When it comes to grocery shopping, no one knows more than coupon queen Kathy Spencer of HowToShopForFree.net or Laurin Mills, founder of The Dinner Daily, a Westford, Mass., publisher of affordable menus designed around what’s on special this week at specific grocery chains.
Something Spencer and Mills agree on: You almost never go wrong saving money buying store brands rather than costlier national brands,
“Store brand products are often the same exact ingredient or product-- it's just packaged differently,’’ Mills said. “I think many of us thing of these generic store-brand products as mysterious or suspicious, and we just think they can’t be as good as the premium brand that they sit next to, because we tend to just, psychologically, think the more you pay for it the better it is.’’
Mills agrees and says she’s especially fond of Stop & Shop’s store brands. “I've tested a lot of generic brands and Stop & Shop, always, I’m just never disappointed with their store brand.’’
Mills tests out before sending them to her subscribers recipes made with what's on sale or special each week at specific store chains. She's learned that cheaper store-brand tomatoes or pasta or chicken broth have zero impact on taste. “For things like stews, casseroles, stir-fries where you're not going to be taking that ingredient and using it in isolation, it's going to be part of a greater recipe -- there really is no reason to buy the premium brand,’’ Mills said.
Mills said she has found exceptions, like breakfast cereal and store-brand breads that just don’t measure up to national-brand taste and texture. “Paper towels, trash bags, sandwich bags – I have noticed a difference in quality.’’
And Spencer said that “if you want Kraft mac and cheese, you want that very specific taste, or Velveeta [cheese], if you get a generic, it might not have that strong flavor.’’
But both have found many examples of store-brand products they and their families actually like the taste of better than national or brand names, including packaged coffee and peanut butter at Market Basket. Spencer said she learned “Stop & Shop had a French bread pizza that I bought because it was really cheap, and I didn't have a coupon for the brand name, so I bought that, and I actually liked that a lot better.’’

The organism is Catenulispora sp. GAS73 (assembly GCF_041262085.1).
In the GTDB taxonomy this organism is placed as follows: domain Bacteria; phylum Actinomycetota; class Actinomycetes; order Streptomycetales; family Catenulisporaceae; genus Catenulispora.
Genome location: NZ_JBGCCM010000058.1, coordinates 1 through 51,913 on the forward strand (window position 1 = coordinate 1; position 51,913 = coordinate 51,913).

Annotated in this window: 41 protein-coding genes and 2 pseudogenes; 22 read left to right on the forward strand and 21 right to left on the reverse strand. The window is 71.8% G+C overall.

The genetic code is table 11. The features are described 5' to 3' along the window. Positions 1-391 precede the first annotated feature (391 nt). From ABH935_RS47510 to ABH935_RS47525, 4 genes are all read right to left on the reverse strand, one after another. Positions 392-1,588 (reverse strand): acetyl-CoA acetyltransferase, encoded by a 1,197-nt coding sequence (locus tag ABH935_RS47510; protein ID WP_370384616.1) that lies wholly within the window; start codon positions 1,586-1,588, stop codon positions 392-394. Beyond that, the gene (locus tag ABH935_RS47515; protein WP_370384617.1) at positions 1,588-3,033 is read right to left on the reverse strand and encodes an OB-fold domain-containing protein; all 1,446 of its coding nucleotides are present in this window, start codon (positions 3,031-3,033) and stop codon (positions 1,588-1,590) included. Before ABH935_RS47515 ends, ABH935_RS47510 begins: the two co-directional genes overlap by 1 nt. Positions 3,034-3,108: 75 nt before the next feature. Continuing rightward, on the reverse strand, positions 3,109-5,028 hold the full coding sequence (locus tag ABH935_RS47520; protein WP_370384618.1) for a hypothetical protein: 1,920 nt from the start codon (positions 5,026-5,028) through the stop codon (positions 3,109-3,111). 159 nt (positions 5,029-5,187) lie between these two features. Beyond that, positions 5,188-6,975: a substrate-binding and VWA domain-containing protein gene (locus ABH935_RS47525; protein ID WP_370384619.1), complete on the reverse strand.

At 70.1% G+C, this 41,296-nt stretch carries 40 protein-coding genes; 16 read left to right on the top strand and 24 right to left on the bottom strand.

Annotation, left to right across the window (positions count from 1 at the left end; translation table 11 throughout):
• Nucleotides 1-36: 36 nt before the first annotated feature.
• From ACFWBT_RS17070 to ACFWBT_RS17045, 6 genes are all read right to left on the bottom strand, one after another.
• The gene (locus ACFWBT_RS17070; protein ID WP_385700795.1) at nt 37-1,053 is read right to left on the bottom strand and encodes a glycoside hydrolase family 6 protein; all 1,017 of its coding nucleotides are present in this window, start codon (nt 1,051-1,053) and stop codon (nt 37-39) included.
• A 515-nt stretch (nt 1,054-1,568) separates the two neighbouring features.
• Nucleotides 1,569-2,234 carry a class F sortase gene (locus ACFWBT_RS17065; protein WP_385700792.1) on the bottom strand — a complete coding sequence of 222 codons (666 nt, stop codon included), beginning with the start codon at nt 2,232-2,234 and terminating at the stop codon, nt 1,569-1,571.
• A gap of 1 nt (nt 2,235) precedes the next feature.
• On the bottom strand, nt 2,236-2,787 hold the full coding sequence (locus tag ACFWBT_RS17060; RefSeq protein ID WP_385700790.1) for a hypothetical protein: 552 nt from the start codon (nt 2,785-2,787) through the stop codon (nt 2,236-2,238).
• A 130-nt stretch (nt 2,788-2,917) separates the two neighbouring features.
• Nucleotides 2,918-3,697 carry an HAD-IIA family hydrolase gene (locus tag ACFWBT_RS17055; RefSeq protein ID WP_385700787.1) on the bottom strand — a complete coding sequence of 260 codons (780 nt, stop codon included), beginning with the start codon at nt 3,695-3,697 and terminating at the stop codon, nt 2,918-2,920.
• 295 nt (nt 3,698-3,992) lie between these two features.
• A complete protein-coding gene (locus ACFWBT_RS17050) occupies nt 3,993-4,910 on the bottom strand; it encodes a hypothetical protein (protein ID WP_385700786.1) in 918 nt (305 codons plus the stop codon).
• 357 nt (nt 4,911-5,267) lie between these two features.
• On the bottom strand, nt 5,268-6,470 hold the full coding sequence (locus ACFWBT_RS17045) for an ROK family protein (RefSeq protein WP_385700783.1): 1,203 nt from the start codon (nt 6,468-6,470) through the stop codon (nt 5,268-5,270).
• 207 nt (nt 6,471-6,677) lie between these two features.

Bear in mind, Spencer has closets in her Boxford, Mass., home entirely full of food she got for free through creative couponing and exploiting price match guarantees, and has been known to drive down the street with 40 boxes of free ice cream she gives away to neighbors thanks to coupon deals she maxed out on. “A lot of times, if you use coupons, you can get the [name brand] product for less than you would for the generic, if you watch the sales, if you do the math with a coupon.’’
But if you can’t coupon like Kathy, or don’t have the time or inclination? Mills said she’s come to conclude, “Is it worth it for me to spend 25 to 30 percent more, just to have that brand name on the packaging? Most of us, when we look at it. it just doesn't make any sense.’’
So if you’ve been on the fence about going with a cheaper store brand instead of a brand name, these two experts would encourage you to go ahead and take the plunge. Most likely, you’ll save money and be just as satisfied with the product.
And if you’re disappointed? It will be a very cheap disappointment.